Meanwhile, traders remain singularly focused on U.S./China talks: File Image/Pixabay
Tuesday's crude market performance could accurately be described as a case of same old, same old, with oil continuing its five day winning streak due to optimism over the effectiveness of supply cuts, but the gains tempered by economic worries.
Tuesday also saw speculation that the relationship between two of the Organization of the Petroleum Exporting Countries' (OPEC) biggest allies is on shaky ground - which could influence crude trading moving forward.
Brent slipped 14 cents to $66.36 per barrel after earlier hitting $66.65, close to its 2019 high of $66.83 reached on Monday; West Texas Intermediate settled up 50 cents to $56.09 per barrel, maintaining its high for the year.
Our already relatively bearish outlook for 2019.....may be subject to further downwards revisions
Oil remains somewhat range bound due to trader reluctance to take large new positions until the talks between China and the U.S. scheduled to start on Tuesday reach a successful conclusion and the trade war between the two nations finally comes to an end.
To date, the discord has already impacted many crude demand forecasts, with analysts at JBC Energy writing on Tuesday, "Given a continuously uncertain economic picture, our already relatively bearish outlook for 2019 of below 1 million barrels per day in global oil demand growth may be subject to further downwards revisions."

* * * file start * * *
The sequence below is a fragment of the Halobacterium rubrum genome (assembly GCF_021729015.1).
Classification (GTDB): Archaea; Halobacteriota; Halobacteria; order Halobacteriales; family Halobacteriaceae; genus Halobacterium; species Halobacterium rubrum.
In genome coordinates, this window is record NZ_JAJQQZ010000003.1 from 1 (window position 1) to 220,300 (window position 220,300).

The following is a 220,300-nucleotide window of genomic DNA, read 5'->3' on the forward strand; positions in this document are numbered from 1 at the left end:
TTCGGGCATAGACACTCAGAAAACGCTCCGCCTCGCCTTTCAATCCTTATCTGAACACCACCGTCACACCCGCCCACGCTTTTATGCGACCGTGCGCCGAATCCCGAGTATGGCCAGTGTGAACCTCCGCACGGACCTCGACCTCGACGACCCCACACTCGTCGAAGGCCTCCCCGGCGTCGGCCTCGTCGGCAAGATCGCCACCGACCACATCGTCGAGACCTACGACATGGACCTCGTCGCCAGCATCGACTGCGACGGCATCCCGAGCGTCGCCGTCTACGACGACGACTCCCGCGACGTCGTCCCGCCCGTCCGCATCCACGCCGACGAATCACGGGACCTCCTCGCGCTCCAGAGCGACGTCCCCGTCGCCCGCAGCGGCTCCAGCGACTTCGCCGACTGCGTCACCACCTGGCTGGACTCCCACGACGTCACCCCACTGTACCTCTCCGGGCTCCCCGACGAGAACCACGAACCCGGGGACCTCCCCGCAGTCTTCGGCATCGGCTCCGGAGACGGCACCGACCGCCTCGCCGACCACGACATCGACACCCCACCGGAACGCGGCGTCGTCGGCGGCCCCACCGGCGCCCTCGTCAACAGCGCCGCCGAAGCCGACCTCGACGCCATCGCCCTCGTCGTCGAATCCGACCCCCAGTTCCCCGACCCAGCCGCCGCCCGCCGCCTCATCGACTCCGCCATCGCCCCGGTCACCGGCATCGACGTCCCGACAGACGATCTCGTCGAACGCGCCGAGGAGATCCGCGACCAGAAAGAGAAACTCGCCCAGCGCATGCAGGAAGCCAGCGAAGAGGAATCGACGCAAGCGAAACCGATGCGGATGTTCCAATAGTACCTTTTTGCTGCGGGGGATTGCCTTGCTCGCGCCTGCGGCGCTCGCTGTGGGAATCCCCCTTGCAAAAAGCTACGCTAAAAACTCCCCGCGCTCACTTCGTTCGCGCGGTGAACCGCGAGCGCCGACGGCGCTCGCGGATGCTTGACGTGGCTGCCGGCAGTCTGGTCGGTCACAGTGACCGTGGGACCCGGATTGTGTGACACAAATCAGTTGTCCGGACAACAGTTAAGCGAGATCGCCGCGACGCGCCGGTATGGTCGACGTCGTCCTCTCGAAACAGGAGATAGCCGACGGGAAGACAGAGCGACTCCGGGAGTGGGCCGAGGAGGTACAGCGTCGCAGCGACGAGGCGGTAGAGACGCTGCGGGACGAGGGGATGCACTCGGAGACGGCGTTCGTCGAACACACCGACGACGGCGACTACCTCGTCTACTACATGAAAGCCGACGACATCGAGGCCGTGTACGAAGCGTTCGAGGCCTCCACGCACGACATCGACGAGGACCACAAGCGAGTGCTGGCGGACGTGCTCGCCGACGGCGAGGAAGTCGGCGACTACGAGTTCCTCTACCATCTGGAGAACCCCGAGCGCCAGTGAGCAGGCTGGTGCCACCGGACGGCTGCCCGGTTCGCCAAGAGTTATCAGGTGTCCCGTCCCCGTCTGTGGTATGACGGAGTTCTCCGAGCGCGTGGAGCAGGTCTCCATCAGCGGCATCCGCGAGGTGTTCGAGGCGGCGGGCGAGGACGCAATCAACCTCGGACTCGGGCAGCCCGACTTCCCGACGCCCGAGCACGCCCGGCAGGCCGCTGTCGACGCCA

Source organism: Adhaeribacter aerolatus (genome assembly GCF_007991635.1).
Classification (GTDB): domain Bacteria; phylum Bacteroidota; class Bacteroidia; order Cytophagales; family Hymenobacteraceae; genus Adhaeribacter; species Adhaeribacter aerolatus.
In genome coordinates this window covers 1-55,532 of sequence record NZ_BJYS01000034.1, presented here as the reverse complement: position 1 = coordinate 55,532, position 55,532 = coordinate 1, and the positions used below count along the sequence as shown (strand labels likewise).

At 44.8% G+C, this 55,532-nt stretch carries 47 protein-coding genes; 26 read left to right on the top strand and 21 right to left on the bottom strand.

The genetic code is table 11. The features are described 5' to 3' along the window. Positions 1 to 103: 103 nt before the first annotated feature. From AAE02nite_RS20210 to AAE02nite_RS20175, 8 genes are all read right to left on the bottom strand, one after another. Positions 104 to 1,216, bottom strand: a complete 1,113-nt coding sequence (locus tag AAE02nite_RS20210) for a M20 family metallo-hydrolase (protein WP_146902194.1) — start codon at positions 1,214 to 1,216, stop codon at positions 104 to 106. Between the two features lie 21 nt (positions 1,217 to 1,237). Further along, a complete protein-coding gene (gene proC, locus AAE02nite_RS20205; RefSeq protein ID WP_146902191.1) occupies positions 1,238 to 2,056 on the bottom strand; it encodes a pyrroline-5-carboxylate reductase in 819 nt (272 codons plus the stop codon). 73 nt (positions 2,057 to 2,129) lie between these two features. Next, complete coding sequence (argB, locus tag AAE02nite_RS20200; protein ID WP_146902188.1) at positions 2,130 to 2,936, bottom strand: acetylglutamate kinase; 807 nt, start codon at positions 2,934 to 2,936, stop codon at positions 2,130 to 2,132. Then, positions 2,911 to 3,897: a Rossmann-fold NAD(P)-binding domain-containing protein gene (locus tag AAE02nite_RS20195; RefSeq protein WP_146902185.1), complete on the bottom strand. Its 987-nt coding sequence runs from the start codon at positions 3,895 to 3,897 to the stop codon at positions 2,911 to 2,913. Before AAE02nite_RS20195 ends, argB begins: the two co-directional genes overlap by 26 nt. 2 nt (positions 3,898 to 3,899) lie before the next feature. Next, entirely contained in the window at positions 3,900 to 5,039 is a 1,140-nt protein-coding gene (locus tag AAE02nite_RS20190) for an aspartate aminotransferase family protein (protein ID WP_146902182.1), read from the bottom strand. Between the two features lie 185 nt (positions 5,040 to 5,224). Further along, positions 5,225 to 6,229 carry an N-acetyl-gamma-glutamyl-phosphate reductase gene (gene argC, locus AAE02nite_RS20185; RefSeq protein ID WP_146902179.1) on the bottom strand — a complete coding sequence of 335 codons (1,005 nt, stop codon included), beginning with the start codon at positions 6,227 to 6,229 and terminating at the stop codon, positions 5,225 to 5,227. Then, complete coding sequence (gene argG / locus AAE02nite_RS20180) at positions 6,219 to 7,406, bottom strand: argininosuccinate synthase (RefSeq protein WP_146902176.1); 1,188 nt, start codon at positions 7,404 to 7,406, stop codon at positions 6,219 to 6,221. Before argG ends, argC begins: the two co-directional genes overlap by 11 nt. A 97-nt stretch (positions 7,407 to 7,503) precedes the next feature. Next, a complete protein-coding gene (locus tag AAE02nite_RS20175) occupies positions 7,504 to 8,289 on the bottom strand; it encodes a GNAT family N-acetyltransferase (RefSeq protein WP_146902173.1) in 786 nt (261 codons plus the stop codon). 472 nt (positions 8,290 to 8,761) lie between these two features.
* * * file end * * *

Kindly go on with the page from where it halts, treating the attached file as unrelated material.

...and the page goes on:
Phil Flynn, senior market analyst at Price Futures Group, observed, "I think the market is looking for an excuse to follow through on the breakout, but there are still a lot of questions surrounding the U.S.-China trade deal."
One of the few certainties with regards to trading is continued unpredictability: Scott Bauer, chief executive officer of Prosper Trading Academy, told media that investors may be more focused on the trade talks for the time being, "But we know all it takes is one tweet or one headline to turn that around, so I don't think that volatility is going to go away any time soon."
Another sure thing is that the compulsion to pump more oil will continue despite the OPEC cutbacks: Peter Botten, managing director of Australia-based Oil Search, told Bloomberg television that "we'll hopefully return to very strong production" and anticipates a breakthrough in development decisions in Alaska, which would help his company "more than double production over the next four to five years."
This is of course in addition to U.S. producers continuing to attempt to expand their market share.
Meanwhile, Torbjorn Soltvedt, principal MENA politics analyst at Verisk Maplecroft, raised the possibility that market discord may occur within the very organization that traders seem to have so much faith in: OPEC.
He stated in a note Tuesday that any end to output coordination between Saudi Arabia and Russia would likely add significant downward pressure on prices, and that "Although our base case is still that Riyadh and Moscow find a compromise to extend the agreement, the pact is now looking more fragile than ever."
The analyst was reacting to the fact that Russia to date has not yet fully fulfilled its promise to cut supply, which in turn has caused speculation that the former Soviet Union may pull out of the OPEC deal entirely.
Soltvedt concluded that he expected the Saudis may even have to settle for "low levels of [Russian] compliance to save the pact."